Solar Impulse, a groundbreaking solar aircraft, has completed the first of its kind flight across the Atlantic, demonstrating that the latest generation of sustainable technologies can pave the way for a new era of environmentally friendly transport systems and solutions.
The pioneering aircraft completed a 71-hour transatlantic flight from New York to Seville as part of its remarkable round-the-world journey which began last year in Abu Dhabi.
What makes this plane unique is the fact that it relies on the latest generation of solar cells, batteries and lightweight composites to achieve the once seemingly impossible task of flying around the world without using any fossil fuel whatsoever.
“This aircraft is essentially a flying smart grid, using the energy collected from renewable sources and then providing it efficiently to users who may require it at a different period of time from when it was generated,” remarked André Borschberg, one of the aircraft’s two pilots.
Another unique characteristic of Solar Impulse is its wingspan, which is greater than a 747 even though the solar aircraft weighs as much as an ordinary passenger car. In addition, the aircraft uses high-capacity lithium-polymer battery system to permit it to fly through the night as well as in full sunlight.
“The world could be much more efficient if all of these technologies were implemented on a wide scale. This is exactly what our partners at ABB are doing – applying these innovations in a way that the entire world can use them,” said the project’s other pilot, Bertrand Piccard, who is Solar Impulse’s initiator and chairman.
ABB’s CEO Ulrich Spiesshofer noted that Solar Impulse serves as just one strong current example of how advanced technologies are revolutionising the world of transportation.
He said the company provides an expanding range of products and solutions that increase the efficiency of transport systems while reducing their environmental impacts on multiple fronts.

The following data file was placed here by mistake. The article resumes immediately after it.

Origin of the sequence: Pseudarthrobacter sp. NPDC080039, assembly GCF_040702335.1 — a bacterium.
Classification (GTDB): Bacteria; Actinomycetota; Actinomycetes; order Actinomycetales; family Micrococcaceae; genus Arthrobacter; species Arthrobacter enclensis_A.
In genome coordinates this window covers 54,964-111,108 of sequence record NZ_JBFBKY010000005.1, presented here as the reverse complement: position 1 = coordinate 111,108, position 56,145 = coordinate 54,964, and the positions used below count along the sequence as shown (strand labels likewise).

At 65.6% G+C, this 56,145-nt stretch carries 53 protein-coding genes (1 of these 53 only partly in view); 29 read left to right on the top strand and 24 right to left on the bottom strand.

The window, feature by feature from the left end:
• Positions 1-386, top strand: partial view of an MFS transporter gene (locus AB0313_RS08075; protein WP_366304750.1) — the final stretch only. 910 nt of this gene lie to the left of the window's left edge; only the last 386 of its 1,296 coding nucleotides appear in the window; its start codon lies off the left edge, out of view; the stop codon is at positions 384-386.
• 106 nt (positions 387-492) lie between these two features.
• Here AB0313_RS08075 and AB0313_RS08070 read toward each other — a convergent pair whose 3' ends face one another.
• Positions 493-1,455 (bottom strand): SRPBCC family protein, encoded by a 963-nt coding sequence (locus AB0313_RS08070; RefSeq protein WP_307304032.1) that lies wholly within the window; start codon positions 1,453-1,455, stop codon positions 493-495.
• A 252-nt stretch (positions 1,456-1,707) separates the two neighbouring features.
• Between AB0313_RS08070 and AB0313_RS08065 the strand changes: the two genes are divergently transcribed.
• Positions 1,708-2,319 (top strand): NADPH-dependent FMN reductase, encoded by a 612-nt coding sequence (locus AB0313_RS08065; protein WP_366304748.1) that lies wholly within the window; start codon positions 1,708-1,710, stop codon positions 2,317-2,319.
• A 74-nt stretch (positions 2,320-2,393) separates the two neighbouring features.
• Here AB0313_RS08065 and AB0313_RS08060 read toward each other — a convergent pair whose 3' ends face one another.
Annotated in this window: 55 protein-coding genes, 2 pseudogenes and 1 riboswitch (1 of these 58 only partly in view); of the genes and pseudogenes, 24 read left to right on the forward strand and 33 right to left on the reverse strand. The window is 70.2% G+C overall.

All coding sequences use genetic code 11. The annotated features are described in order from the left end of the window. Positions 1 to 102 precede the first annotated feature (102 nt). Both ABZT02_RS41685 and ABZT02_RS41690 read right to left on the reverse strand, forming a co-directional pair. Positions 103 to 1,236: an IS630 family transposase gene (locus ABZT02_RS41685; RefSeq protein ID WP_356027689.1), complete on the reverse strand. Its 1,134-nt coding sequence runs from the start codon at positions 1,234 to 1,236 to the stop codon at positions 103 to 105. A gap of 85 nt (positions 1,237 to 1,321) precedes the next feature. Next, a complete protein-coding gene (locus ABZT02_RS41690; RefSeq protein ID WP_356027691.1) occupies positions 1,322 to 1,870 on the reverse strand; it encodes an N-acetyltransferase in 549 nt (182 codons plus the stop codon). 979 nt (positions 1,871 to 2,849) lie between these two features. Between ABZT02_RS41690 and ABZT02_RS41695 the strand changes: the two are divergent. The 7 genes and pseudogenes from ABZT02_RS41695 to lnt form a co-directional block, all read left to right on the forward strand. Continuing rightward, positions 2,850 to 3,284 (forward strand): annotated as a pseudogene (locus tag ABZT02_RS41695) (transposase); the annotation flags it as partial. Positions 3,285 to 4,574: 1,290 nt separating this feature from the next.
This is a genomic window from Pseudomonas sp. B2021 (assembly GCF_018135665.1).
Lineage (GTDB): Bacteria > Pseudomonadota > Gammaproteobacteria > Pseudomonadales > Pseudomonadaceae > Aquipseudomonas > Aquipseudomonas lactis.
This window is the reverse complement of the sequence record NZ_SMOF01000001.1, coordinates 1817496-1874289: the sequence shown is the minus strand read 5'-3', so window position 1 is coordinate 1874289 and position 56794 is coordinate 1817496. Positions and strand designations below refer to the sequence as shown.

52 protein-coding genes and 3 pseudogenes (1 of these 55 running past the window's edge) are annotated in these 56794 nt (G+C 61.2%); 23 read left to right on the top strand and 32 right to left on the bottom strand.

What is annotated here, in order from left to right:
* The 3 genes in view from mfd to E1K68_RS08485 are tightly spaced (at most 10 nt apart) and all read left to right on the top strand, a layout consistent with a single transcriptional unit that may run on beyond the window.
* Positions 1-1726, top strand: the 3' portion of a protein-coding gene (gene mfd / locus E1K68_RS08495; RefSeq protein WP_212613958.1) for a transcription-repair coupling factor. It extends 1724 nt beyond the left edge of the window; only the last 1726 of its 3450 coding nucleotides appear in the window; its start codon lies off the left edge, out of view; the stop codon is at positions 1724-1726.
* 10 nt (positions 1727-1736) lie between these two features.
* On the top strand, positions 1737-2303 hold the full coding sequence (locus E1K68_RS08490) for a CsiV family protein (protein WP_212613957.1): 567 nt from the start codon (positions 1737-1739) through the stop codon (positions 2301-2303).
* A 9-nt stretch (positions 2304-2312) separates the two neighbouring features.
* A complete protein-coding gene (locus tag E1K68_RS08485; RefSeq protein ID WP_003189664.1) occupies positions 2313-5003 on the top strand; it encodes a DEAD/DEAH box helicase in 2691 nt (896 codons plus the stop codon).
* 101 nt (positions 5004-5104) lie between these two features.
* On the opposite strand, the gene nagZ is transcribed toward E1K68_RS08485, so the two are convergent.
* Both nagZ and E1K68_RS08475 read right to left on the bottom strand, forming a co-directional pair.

“At ABB, we seek to find new ways to run the world without consuming the earth,” Mr Spiesshofer added.
“Regenerative braking systems in electric trains, trams and other vehicles are also contributing to significant improvements in energy efficiency. ABB’s ENVILINE product portfolio incorporates regenerative braking and other high-efficiency strategies to reduce energy consumption in direct current rail traction systems by as much as 30 percent.”
The development of new fast-charging stations, which can recharge the battery packs in the latest vehicles in just a few minutes, also contributed greatly to the rapid acceptance of electric buses and other EVs.
A new public bus system in Geneva and one currently under construction in Namur, Belgium, make use of fast-chargers from ABB to provide cost-efficient zero-emission transport that will improve air quality and reduce congestion in city centres around the world.
Marine transport has also benefited from recent innovations. ABB’s Azipod propulsion systems, a gearless steerable marine propulsion system where the electric drive motor is in a submerged pod outside the ship hull, allow for dramatic increases in manoeuvrability and efficiency, delivering fuel savings of approximately 700,000 tonnes since its launch 25 years ago.
The company’s OCTOPUS solution uses big data, smart sensors and advanced connectivity to provide guidance to ship operators on the most efficient routes to follow, while also giving warnings of potential hazards.
“We are seeing huge new opportunities in the field of sustainable transport,” commented Mr Spiesshofer.
“Recent technological developments are opening the way to major advances in energy efficiency and productivity. We are only just beginning to realise the full potential of these changes.”